This article argues that there is a newer model of contracting for natural resources that expands the potential for corporate responsibility towards those adversely affected by business activities…The article calls for a renewed focus in exploring enforcement of corporate obligations for impacts to individuals and communities within a contractual framework…These contractual forms demonstrate that the law of contract has evolved from the nineteenth century idea that contracts merely protect the rights of investors without much concern for those who are directly affected by extractive industry operations. By including affected communities…these new contractual forms demonstrate that investors and governments are trustees and that extractive resources must be mobilized for the benefits of their publics. In so doing, we map this turn to contracts between multiple parties…and argue that it affirmatively demonstrates real potential to address or mitigate the absence of remedial and responsibility regimes for the adverse impacts of extractive industry activities…

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Article
25 January 2016

Towards a New Treaty on Business and Human Rights

Author: Olivier De Schutter, Business and Human Rights Journal, Volume 1, Issue 1

This article examines the legal as well as political feasibility of four potential options for a legally-binding international instrument in the area of business and human rights. The four options that the...group may wish to consider...are: (i) to clarify and strengthen the states’ duty to protect human rights... (ii) to oblige states...to report on the adoption and implementation of national action plans on business and human rights; (iii) to impose direct human rights obligations on corporations and establish a new mechanism to monitor compliance with such obligations... (iv) to impose duties of mutual legal assistance on states to ensure access to effective remedies for victims harmed by...corporations. As these options are not mutually exclusive, the author argues that a hybrid instrument building on elements of the first and the fourth option may be the best way forward...[Also refers to Chevron and Rossing Uranium Ltd.]

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Article
22 January 2016

Blog: Business and Human Rights in the American legal academy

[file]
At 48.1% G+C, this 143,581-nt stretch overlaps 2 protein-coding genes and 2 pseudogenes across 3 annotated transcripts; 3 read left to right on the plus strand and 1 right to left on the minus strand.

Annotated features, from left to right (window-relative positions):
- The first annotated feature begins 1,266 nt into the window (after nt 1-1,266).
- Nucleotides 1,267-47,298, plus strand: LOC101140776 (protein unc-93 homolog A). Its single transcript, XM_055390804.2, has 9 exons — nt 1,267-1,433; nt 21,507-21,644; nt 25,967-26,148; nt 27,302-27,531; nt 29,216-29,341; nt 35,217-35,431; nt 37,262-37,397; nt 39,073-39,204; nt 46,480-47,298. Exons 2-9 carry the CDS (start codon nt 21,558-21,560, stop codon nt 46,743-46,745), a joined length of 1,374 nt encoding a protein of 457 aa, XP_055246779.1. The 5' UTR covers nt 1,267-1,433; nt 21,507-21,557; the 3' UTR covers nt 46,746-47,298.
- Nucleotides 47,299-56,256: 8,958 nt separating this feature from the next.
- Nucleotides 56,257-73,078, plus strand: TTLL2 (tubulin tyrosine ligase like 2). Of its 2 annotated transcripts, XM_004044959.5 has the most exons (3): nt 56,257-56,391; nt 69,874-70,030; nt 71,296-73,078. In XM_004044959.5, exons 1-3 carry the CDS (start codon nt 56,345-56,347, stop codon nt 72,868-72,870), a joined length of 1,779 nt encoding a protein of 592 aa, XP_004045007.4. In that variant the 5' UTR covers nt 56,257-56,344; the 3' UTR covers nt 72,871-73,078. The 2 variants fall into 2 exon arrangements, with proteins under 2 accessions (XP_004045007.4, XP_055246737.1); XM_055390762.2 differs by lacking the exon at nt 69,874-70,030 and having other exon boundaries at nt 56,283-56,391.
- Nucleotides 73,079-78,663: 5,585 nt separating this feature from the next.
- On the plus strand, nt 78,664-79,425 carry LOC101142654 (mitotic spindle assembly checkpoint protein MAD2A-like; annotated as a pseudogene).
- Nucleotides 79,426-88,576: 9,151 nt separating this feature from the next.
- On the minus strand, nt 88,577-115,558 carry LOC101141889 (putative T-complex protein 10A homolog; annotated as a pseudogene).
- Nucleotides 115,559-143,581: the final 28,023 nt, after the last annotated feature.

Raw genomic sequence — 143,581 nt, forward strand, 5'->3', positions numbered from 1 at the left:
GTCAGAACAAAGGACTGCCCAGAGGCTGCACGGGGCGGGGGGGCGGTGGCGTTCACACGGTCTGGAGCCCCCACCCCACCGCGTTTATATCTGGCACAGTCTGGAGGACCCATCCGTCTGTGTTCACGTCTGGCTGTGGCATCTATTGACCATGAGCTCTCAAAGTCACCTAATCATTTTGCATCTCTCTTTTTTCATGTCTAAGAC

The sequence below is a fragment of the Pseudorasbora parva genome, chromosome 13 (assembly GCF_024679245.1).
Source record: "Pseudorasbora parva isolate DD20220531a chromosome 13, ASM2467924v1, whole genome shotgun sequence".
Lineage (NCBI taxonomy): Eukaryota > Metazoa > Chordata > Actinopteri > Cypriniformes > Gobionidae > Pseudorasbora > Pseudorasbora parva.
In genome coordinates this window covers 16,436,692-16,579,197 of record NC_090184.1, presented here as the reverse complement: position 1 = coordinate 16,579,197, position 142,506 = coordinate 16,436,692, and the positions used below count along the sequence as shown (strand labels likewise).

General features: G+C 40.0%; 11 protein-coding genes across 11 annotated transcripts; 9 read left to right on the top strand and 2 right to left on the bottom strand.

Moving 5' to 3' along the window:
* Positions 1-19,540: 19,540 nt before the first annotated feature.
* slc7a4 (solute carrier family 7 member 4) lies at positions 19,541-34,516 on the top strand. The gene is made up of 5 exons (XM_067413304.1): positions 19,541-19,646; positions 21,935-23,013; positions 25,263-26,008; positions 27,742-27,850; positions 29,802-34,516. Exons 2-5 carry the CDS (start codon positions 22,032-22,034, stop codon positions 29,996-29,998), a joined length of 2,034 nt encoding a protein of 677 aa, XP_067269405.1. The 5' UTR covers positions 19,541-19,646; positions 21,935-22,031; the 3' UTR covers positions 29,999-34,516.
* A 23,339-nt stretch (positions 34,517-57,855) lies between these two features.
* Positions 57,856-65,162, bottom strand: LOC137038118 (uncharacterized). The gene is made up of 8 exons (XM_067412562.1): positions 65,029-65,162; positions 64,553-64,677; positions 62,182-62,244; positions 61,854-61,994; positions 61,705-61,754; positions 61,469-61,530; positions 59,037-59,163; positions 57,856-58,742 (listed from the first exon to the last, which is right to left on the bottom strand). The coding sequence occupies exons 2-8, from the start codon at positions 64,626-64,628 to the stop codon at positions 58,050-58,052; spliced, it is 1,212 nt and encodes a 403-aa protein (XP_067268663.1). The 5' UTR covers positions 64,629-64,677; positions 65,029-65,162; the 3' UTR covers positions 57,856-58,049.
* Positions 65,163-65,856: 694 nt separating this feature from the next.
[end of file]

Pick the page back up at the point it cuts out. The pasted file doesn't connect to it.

Author: Anita Ramasastry, Cambridge Journals Blog (UK)

"Business and Human Rights in the American legal academy", 21 Jan 2016

... much of U.S. legal scholarship has looked inward. Many law review articles have focused on developing legal doctrines and tests for corporate complicity in lawsuits under the U.S. Alien Tort Statute (ATS).... We have come a long way from the early days of the ATS when a plethora of law review articles focused on tests for corporate complicity.  Lawyers from around the globe are now developing new models and theories of human rights litigation as well as use of a variety of non-judicial mechanisms... U.S. lawyers and scholars can benefit from engaging in comparative discourse and learning how management scholars reflect on incentives for corporate actors to embrace human rights in their business operations. Looking outward may help us to imagine and fashion new business and human rights policies and processes within the U.S...

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Article
22 June 2015

Blog: Corporate Responsibility: All Eyes on Human Rights

Author: Florian Wettstein, Cambridge Journals Blog (UK)

“Corporate Responsibility: All Eyes on Human Rights”, 08 Jun 2015

Corporate Social Responsibility (CSR) is losing steam. Many…corporations have embraced it, but too often they seem to look at it merely as a new source for growth and profits or as an act of charity, rather than as a philosophy that transforms the way they do business…CSR, such is the impression, is lacking force and overall impact, and it has not kept what it once promised…Business and Human Rights (BHR) has become one of the most relevant debates in the broader realm of corporate responsibility and it has matured into an academic field in its own right…A broad consensus is emerging today that companies have a responsibility at least to respect human rights, which is independent of local laws and regulations…BHR may be able to correct…some of the alleged shortcomings of CSR...It is against this background that we are launching the Business and Human Rights Journal (BHRJ) as a necessary and important step in the institutionalization of this young inter-discipline. Our hope is to contribute further to the growth and development of this important discussion, to help bridge legal and non-legal conversations on the topic and, not least, to foster meaningful dialogue between theory and practice.

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Article
22 January 2015

Business and Human Rights Journal, Volume 1, Issue 1

Author: Cambridge University Press

  • Corporate Moral Agency and the Responsibility to Respect Human Rights in the UN Guiding Principles: Do Corporations Have Moral Rights?, Patricia H Werhane
  • Human Rights Responsibility of Multinational Corporations, Political Ecology of Injustice: Learning from Bhopal Thirty Plus?, Upendra Baxi
  • Towards a New Treaty on Business and Human Rights, Olivier De Schutter
  • The Turn to Contractual Responsibility in the Global Extractive Industry, James Gathii and Ibironke T Odumosu-Ayanu
  • Company Responses to Human Rights Reports: An Empirical Analysis, Menno T. Kamminga
  • Negotiating a Treaty on Business and Human Rights: A Review of the First Intergovernmental Session, Carlos Lopez and Ben Shea
  • National Action Plans: Current Status and Future Prospects for a New Business and Human Rights Governance Tool, Claire Methven O’Brien and Amol Mehra and Sara Blackwell and Cathrine Bloch Poulsen-Hansen
  • Community-Driven Operational Grievance Mechanisms Jonathan Kaufman and Katherine Mcdonnell
  • The Mexican Judiciary’s Understanding of the Corporate Responsibility to Respect Human Rights, Humberto Cantú Rivera
  • Chinese Internet Business and Human Rights, Min Jiang
  • Beyond Rana Plaza: Next Steps for the Global Garment Industry and Bangladeshi Manufacturers, Motoko Aizawa and Salil Tripathi
  • Addressing Security and Human Rights Challenges in Complex Environments, Alan Bryden and Lucía Hernández
  • Engineering and Human Rights: Teaching Across the Divide, Shareen Hertel and Allison MacKay